How to Check your Ubuntu Version 2024

How to Check your Ubuntu Version

If you are new to an Ubuntu system, it is essential to check its version before proceeding with any task. Ubuntu releases a new version every six months, whereas LTS (Long Term Support) versions are released every two years and are supported for five years on both desktop and server. On the other hand, standard releases are supported for only nine months. In this article, you will learn how to find your Ubuntu version using the command line or graphical interface. Keep reading to find out!

How to Check Ubuntu Version from the Command Line

You have multiple options to determine the version of Ubuntu installed on your system using different commands.

The information regarding the Linux distribution’s compliance with the Linux Standard Base (LSB) can be viewed using the lsb_release tool.

To determine the version of your Ubuntu operating system, the recommended approach is to utilize the lsb_release tool. This utility presents LSB (Linux Standard Base) data pertaining to the Linux distribution and is effective regardless of the Ubuntu version or desktop environment you are utilizing.

To verify the Ubuntu version using the command line, adhere to the steps provided below:

  1. To access your terminal, you can either click on the terminal icon or use the Ctrl+Alt+T keyboard shortcut.
  2. One way to display the Ubuntu version is by using the lsb_release -a command.
lsb_release -a


No LSB modules are available.
Distributor ID: Ubuntu
Description: Ubuntu 18.04 LTS
Release: 18.04
Codename: bionic

The Description line displays your Ubuntu version. From the displayed output, it is evident that Ubuntu 18.04 LTS is currently in use.

By utilizing the -d switch, you can exhibit the description line that indicates the version of your Ubuntu instead of presenting all the aforementioned details.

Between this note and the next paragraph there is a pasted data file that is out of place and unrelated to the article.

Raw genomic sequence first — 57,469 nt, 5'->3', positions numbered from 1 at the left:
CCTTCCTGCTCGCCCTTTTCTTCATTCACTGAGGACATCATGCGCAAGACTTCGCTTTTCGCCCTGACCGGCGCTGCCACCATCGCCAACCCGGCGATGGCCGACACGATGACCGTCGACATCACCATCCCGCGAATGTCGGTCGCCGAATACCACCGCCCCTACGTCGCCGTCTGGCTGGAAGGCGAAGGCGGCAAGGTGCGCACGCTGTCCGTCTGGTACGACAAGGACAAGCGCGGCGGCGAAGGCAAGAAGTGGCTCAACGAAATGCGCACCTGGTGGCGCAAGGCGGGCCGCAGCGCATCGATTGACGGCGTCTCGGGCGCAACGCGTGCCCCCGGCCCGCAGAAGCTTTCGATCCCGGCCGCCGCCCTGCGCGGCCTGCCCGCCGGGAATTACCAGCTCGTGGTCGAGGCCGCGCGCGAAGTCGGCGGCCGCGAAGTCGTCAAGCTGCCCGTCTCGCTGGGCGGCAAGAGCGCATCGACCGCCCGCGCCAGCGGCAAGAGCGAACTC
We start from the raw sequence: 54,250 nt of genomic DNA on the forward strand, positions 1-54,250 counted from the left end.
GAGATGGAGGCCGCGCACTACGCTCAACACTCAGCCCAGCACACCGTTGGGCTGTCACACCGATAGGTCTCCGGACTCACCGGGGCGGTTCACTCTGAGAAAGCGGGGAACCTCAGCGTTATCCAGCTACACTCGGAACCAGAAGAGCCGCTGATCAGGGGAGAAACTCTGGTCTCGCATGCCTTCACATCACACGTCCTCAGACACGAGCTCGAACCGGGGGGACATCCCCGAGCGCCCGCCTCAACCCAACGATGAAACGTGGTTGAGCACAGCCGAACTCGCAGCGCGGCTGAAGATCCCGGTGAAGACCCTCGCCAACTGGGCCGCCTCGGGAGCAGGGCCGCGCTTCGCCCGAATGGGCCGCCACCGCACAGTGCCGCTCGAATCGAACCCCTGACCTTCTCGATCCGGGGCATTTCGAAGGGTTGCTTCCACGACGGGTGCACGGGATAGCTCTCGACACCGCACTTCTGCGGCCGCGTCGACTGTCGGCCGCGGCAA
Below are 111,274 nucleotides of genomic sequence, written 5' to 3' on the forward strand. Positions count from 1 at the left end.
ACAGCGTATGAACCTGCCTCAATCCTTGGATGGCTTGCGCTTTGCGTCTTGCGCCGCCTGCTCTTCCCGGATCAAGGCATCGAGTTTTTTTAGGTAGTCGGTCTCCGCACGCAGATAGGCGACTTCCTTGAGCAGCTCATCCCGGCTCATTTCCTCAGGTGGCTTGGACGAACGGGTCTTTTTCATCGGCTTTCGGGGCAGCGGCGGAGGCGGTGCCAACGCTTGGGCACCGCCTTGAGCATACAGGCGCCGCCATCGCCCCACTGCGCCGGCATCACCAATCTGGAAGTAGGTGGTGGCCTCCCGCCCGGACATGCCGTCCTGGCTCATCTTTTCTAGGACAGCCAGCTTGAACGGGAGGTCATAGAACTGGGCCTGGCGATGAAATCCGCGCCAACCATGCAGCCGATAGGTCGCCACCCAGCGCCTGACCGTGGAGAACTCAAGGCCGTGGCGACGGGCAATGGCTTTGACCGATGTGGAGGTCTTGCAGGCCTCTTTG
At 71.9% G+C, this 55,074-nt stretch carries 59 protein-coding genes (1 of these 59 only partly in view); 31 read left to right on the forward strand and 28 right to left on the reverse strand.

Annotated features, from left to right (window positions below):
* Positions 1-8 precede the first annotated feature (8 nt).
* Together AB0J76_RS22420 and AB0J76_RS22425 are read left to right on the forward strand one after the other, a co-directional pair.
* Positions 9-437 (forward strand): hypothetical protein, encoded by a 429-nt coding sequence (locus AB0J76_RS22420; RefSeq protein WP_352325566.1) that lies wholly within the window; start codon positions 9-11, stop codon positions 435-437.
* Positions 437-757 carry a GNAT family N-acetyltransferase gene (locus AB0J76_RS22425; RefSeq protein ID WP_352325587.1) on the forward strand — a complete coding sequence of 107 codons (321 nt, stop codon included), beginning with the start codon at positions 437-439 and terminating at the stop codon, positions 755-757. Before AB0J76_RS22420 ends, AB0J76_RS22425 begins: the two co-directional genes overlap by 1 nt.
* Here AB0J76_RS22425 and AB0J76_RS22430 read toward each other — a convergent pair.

lsb_release -d

The output should look like this:


Description: Ubuntu 18.04 LTS

Here are some additional commands you can use to verify the version of your Ubuntu system.

Check the Ubuntu version using the /etc/issue file

To display the system identification text contained in the /etc/issue file, you can use the cat command:

cat /etc/issue

The resulting output will resemble something similar to the following:


Ubuntu 18.04 LTS \n \l

Check the Ubuntu version using the /etc/os-release file

The identification data of an operating system is stored in a file called, which is exclusively present in the newer versions of Ubuntu that operate on the system.

For this technique to function, it is necessary to have Ubuntu 16.04 or a more recent version installed.

cat /etc/os-release

The resulting display will resemble the following:


VERSION=”18.04 LTS (Bionic Beaver)”
PRETTY_NAME=”Ubuntu 18.04 LTS”

Check the Ubuntu version using the hostnamectl command

The hostnamectl command serves a dual purpose of enabling users to both set their system hostname and check their Ubuntu version.

The functionality of this command is limited to Ubuntu 16.04 or later releases:



Static hostname: trioguide
Icon name: computer-vm
Chassis: vm
Machine ID: f1ce51f447c84509a86afc3ccf17fa24
Boot ID: 2b3cd5003e064382a754b1680991040d
Virtualization: kvm
Operating System: Ubuntu 18.04 LTS
Kernel: Linux 4.15.0-22-generic
Architecture: x86-64

Check Ubuntu Version in the Gnome Desktop

In Ubuntu 18.04 (Bionic Beaver), Gnome serves as the default desktop environment, whereas in previous versions of Ubuntu, Unity held the position of default desktop environment.

If you’re using Gnome, you can follow the instructions below to verify the version of Ubuntu you’re running:

  • To access the system settings window, simply click on the Settings icon depicted in the image below.
ubuntu system settings
  • To access the Details tab, simply click on it within the system settings window.
check ubuntu version

Underneath the orange Ubuntu logo, the version of your Ubuntu operating system will be displayed.


Instructed earlier was the process of discovering the Ubuntu version currently operating on your system. For additional insights into Ubuntu releases, please visit the Ubuntu Releases page. Do not hesitate to ask any queries by dropping a comment below.



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